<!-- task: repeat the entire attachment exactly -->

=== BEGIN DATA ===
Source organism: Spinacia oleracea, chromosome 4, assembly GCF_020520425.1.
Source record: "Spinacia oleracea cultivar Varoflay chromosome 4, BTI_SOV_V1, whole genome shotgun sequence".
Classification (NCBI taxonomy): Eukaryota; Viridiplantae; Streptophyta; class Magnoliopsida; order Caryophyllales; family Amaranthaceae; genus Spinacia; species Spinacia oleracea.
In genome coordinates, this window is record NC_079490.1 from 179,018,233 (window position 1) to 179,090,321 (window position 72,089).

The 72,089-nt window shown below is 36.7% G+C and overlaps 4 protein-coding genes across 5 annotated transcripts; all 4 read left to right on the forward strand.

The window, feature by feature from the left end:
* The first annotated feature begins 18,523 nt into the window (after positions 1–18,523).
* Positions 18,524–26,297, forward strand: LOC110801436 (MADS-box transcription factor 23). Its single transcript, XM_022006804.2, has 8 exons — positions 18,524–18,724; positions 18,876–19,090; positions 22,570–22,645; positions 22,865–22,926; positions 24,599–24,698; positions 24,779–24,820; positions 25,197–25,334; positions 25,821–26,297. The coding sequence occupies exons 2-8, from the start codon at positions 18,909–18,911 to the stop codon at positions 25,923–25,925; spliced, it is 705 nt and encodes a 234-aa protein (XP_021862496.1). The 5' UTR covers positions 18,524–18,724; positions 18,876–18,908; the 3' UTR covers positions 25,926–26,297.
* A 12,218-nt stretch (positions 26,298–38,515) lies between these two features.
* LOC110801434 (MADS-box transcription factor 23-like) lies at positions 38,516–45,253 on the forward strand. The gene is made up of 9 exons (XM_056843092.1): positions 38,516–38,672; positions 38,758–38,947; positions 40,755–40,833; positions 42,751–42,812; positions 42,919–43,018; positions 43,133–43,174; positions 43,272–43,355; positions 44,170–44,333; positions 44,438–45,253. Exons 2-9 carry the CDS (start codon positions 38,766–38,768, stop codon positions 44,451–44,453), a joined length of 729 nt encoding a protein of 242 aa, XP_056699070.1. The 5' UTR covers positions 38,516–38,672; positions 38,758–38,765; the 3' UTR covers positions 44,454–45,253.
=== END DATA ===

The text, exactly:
Source organism: Spinacia oleracea, chromosome 4, assembly GCF_020520425.1.
Source record: "Spinacia oleracea cultivar Varoflay chromosome 4, BTI_SOV_V1, whole genome shotgun sequence".
Classification (NCBI taxonomy): Eukaryota; Viridiplantae; Streptophyta; class Magnoliopsida; order Caryophyllales; family Amaranthaceae; genus Spinacia; species Spinacia oleracea.
In genome coordinates, this window is record NC_079490.1 from 179,018,233 (window position 1) to 179,090,321 (window position 72,089).

The 72,089-nt window shown below is 36.7% G+C and overlaps 4 protein-coding genes across 5 annotated transcripts; all 4 read left to right on the forward strand.

The window, feature by feature from the left end:
* The first annotated feature begins 18,523 nt into the window (after positions 1–18,523).
* Positions 18,524–26,297, forward strand: LOC110801436 (MADS-box transcription factor 23). Its single transcript, XM_022006804.2, has 8 exons — positions 18,524–18,724; positions 18,876–19,090; positions 22,570–22,645; positions 22,865–22,926; positions 24,599–24,698; positions 24,779–24,820; positions 25,197–25,334; positions 25,821–26,297. The coding sequence occupies exons 2-8, from the start codon at positions 18,909–18,911 to the stop codon at positions 25,923–25,925; spliced, it is 705 nt and encodes a 234-aa protein (XP_021862496.1). The 5' UTR covers positions 18,524–18,724; positions 18,876–18,908; the 3' UTR covers positions 25,926–26,297.
* A 12,218-nt stretch (positions 26,298–38,515) lies between these two features.
* LOC110801434 (MADS-box transcription factor 23-like) lies at positions 38,516–45,253 on the forward strand. The gene is made up of 9 exons (XM_056843092.1): positions 38,516–38,672; positions 38,758–38,947; positions 40,755–40,833; positions 42,751–42,812; positions 42,919–43,018; positions 43,133–43,174; positions 43,272–43,355; positions 44,170–44,333; positions 44,438–45,253. Exons 2-9 carry the CDS (start codon positions 38,766–38,768, stop codon positions 44,451–44,453), a joined length of 729 nt encoding a protein of 242 aa, XP_056699070.1. The 5' UTR covers positions 38,516–38,672; positions 38,758–38,765; the 3' UTR covers positions 44,454–45,253.